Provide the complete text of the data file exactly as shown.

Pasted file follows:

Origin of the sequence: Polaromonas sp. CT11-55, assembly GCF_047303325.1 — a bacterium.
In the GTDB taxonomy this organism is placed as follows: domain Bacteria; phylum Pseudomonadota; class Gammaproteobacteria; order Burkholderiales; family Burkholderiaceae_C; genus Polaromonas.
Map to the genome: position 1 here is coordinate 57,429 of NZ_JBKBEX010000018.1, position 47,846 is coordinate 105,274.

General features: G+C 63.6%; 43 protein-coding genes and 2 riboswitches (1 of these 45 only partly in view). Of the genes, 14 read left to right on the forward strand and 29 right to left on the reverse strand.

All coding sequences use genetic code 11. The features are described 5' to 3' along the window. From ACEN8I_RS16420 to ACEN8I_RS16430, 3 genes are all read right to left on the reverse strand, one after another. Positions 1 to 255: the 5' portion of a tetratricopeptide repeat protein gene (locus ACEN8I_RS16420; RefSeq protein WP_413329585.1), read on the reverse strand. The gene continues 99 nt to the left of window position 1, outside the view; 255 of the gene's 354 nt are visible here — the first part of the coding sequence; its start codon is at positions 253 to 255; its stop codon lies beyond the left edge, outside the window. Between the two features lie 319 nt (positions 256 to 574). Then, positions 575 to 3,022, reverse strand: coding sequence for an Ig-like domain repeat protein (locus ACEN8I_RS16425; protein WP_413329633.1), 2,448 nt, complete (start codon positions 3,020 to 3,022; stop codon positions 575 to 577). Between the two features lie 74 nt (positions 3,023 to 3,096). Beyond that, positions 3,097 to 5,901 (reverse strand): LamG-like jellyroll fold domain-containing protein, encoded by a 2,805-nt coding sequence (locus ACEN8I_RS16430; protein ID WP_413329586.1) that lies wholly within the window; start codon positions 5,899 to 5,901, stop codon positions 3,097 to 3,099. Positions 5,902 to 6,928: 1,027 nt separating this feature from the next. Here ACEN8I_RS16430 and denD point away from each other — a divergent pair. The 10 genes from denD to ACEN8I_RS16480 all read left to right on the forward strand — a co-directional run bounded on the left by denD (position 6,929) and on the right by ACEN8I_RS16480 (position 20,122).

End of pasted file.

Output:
Origin of the sequence: Polaromonas sp. CT11-55, assembly GCF_047303325.1 — a bacterium.
In the GTDB taxonomy this organism is placed as follows: domain Bacteria; phylum Pseudomonadota; class Gammaproteobacteria; order Burkholderiales; family Burkholderiaceae_C; genus Polaromonas.
Map to the genome: position 1 here is coordinate 57,429 of NZ_JBKBEX010000018.1, position 47,846 is coordinate 105,274.

General features: G+C 63.6%; 43 protein-coding genes and 2 riboswitches (1 of these 45 only partly in view). Of the genes, 14 read left to right on the forward strand and 29 right to left on the reverse strand.

All coding sequences use genetic code 11. The features are described 5' to 3' along the window. From ACEN8I_RS16420 to ACEN8I_RS16430, 3 genes are all read right to left on the reverse strand, one after another. Positions 1 to 255: the 5' portion of a tetratricopeptide repeat protein gene (locus ACEN8I_RS16420; RefSeq protein WP_413329585.1), read on the reverse strand. The gene continues 99 nt to the left of window position 1, outside the view; 255 of the gene's 354 nt are visible here — the first part of the coding sequence; its start codon is at positions 253 to 255; its stop codon lies beyond the left edge, outside the window. Between the two features lie 319 nt (positions 256 to 574). Then, positions 575 to 3,022, reverse strand: coding sequence for an Ig-like domain repeat protein (locus ACEN8I_RS16425; protein WP_413329633.1), 2,448 nt, complete (start codon positions 3,020 to 3,022; stop codon positions 575 to 577). Between the two features lie 74 nt (positions 3,023 to 3,096). Beyond that, positions 3,097 to 5,901 (reverse strand): LamG-like jellyroll fold domain-containing protein, encoded by a 2,805-nt coding sequence (locus ACEN8I_RS16430; protein ID WP_413329586.1) that lies wholly within the window; start codon positions 5,899 to 5,901, stop codon positions 3,097 to 3,099. Positions 5,902 to 6,928: 1,027 nt separating this feature from the next. Here ACEN8I_RS16430 and denD point away from each other — a divergent pair. The 10 genes from denD to ACEN8I_RS16480 all read left to right on the forward strand — a co-directional run bounded on the left by denD (position 6,929) and on the right by ACEN8I_RS16480 (position 20,122).